Family

Gift-Giving Mistakes Families Make

'Dad, I wish you'd just be home more'

Danny Carson (not his real name) of Portland, Oregon, bought his 11-year-old son his first smartphone for Christmas. The gift wasn’t on his son’s wish list, but Carson thought it would help him stay connected to his son. A new job was taking the dad away from home for several nights a month. He was missing time with his boy, had to be away on his birthday, and missed many of his soccer games over the past year.

“Now you can call me or text me whenever you want,” Carson told his son.

Parents sometimes let their feelings taint their generosity, setting kids up for unintended consequences.

He expected his boy to be happy. But as his son held the unwrapped gift in his lap, he blurted out, “Dad, I wish you’d just be home more.”

Many parents flub gift-giving at Christmas. Perhaps you’ve also had your child’s Christmas joy washed away in a flood of tears. In spite of noble intentions on parents’ part, sometimes what seems like a good idea backfires — and parents wonder what they were thinking. Other times, the pitfalls sneak up on parents because they thought they had no other options.

Some of the most common mistakes I see parents make are in how they give gifts to their kids. They try to give their child a better experience than they had at Christmas while growing up, or they perpetuate patterns of giving practiced by their own parents.

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For a gift to be a gift, it should be given with no strings attached and with the recipient 100 percent in mind. Giving a Christmas gift to a child should be a generous act of love. But parents sometimes let their feelings taint their generosity, setting kids up for unintended consequences.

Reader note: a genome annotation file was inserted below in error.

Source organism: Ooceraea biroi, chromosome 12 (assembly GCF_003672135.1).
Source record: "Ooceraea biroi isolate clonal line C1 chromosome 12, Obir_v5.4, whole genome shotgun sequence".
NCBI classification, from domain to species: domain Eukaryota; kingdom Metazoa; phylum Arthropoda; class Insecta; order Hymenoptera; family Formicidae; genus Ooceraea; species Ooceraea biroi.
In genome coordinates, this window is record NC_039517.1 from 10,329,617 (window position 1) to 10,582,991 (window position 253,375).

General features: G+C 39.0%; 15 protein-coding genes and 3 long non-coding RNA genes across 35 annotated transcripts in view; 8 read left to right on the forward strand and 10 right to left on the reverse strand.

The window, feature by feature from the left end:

Related: With Great Board Games, No One’s Bored at Christmas

Avoid these mistakes with your children at Christmas:

1.) Using Gifts to Heal Wounds
When parents disappoint or hurt a child by breaking promises, by being absent for important events, or by using harsh words or actions, it’s natural to want to make things right. But don’t use holiday gifts as a salve intended to heal those wounds.

If a gift is given out of guilt or remorse, it’s not a gift but an act of penance intended to make you feel better.

When a parent has done something that has disappointed or hurt a child, the best thing to do is confess it to your child, ask for forgiveness, and take the necessary action to avoid doing it again. Leave Christmas out of it — keep the holiday pure.

2.) Using Gifts as a Bribe
Don’t use gifts as an incentive to get your children to do something you would like them to do. Using a gift to persuade kids to do something against their will or threatening to take away a gift to get their compliance will teach them to distrust you.

Related: Nature’s Abundant Gifts for Families

The only expectation that should be tied to a parent’s gift to a child is that it be used responsibly and safely. Using gifts to bribe a child sends a message that  receiving your love depends on good behavior. At the core of the Christmas message is that God loves us unconditionally — and He sent Jesus to prove it.

3.) Giving Everything on the Child’s List
What kid doesn’t want to get every single thing listed on his Christmas wish list? But children who receive every single thing they ask for are being set up for disappointment in life.

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By not buying everything on your children’s lists, you can teach them to properly cope with disappointment by learning how to express gratitude for the gifts they do receive.

Jon Beaty, a life coach and father of two, lives near Portland, Oregon. He’s the author of the book “If You’re Not Growing, You’re Dying: 7 Habits for Thriving in Your Faith, Relationships and Work.”

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